Speaking at an event organized by the Institute for Public Policy Research, Labour leader Ed Miliband said that Gordon Brown and Tony Blair should not have allowed uncontrolled immigration from the EU while also taking aim at employers, particularly those who target manual laborers from abroad. Reuters

They say that the darkest part of the night is just before dawn.

Ed Miliband, who has endured two months of stick from the press, supporters, unions and even family, may have just woken up.

Speaking straight from the shoulder, the Labour leader delivered a speech on the new capitalism he envisages for the future of Great Britain. Admittedly, bankers, bonuses and rich executives are hot topics and, perhaps, Miliband would have played the wrong political card had he spoken about these issues in the late autumn. But here was a man with an idea, a "new responsible capitalism" that made sense. Not just to the people who are not well off, but to the people who are not as well.

After having accused the government of "being out of touch" for so long, the Labour leader delivered his speech very much as a man of the people.

The pitch was not that of a forceful leader straggling for attention, more that of a man concerned for the welfare of his country. The whole pitch made sense politically and economically. At last, here was a person who could put into words what people are thinking.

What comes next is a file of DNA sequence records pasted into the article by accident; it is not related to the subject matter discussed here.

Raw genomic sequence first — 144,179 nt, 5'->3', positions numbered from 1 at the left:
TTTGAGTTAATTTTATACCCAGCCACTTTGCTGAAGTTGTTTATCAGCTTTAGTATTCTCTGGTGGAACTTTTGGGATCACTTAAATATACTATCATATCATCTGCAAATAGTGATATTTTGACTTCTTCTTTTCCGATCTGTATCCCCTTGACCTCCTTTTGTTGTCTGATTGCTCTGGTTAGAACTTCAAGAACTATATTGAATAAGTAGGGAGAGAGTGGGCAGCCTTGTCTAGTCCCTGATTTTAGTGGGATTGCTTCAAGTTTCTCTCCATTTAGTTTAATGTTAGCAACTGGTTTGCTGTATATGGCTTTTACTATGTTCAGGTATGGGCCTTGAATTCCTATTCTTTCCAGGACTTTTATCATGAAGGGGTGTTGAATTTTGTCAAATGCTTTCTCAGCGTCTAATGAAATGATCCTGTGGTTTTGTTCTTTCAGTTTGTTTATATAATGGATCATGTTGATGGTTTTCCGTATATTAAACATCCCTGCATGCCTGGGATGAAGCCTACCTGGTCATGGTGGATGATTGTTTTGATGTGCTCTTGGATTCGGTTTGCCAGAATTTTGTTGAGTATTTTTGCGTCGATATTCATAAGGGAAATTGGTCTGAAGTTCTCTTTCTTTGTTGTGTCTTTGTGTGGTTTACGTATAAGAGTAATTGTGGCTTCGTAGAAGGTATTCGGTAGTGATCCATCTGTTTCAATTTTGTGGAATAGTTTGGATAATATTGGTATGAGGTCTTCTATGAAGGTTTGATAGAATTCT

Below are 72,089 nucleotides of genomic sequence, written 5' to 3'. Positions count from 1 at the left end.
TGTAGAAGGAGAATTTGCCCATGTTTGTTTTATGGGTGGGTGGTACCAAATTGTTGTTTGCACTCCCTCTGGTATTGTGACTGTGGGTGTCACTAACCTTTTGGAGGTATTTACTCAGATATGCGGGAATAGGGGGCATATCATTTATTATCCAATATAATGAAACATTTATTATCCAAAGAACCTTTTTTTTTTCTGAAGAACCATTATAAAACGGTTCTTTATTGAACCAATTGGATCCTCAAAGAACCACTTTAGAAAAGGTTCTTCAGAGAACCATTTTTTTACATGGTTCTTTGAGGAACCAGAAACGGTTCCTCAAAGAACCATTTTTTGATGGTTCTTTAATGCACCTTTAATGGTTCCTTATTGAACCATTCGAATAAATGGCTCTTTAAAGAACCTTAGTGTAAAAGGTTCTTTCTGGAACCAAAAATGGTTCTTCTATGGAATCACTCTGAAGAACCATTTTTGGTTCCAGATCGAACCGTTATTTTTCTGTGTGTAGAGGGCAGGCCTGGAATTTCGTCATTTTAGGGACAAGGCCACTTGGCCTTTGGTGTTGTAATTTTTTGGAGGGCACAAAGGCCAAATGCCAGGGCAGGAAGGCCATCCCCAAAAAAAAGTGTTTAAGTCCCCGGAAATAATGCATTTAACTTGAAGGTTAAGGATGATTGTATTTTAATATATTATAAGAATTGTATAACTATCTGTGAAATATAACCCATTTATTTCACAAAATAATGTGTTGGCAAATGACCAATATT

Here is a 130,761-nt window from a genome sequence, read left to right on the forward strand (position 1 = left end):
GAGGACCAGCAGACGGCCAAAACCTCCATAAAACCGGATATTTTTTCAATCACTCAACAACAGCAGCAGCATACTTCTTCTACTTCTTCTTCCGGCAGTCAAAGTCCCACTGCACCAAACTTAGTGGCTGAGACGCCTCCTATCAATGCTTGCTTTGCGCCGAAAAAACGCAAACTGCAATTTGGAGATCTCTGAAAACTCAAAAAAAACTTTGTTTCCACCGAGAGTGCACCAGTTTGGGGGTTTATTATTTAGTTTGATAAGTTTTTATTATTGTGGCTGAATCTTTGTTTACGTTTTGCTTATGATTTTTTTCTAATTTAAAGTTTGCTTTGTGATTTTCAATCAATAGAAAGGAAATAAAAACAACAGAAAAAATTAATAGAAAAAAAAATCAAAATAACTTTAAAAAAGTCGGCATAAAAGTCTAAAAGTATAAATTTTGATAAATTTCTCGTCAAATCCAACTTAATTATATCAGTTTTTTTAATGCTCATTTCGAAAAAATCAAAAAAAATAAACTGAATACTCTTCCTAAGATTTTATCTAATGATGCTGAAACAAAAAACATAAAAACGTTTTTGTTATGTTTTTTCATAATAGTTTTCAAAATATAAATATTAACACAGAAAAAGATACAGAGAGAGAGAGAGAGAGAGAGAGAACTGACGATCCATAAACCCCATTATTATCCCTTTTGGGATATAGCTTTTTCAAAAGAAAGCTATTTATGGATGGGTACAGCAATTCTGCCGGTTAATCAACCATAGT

One only needs to stroll down to St Paul's to see what they are campaigning for there. A new capitalism, tick; fairer pay, tick; one nation, tick.

"We are once again at risk of becoming a country separated economically, geographically, and socially. We are once again at risk of becoming two nations in this country. That is not the kind of society in which I want to raise my children," he said.

"The consequences of the financial crisis are felt every time a library closes, every time a school can't afford a new book and every time a policeman or policewoman is taken off the beat.

"The banking sector needs to understand this. People who did not cause the financial crisis are paying the price. Too many of those who did cause the financial crisis are not."

It made sense.

Even a question from the BBC about his elder brother writing in the New Statesman could not knock the confident Labour leader off his perch. Dare we even say it? There was a leader in the room.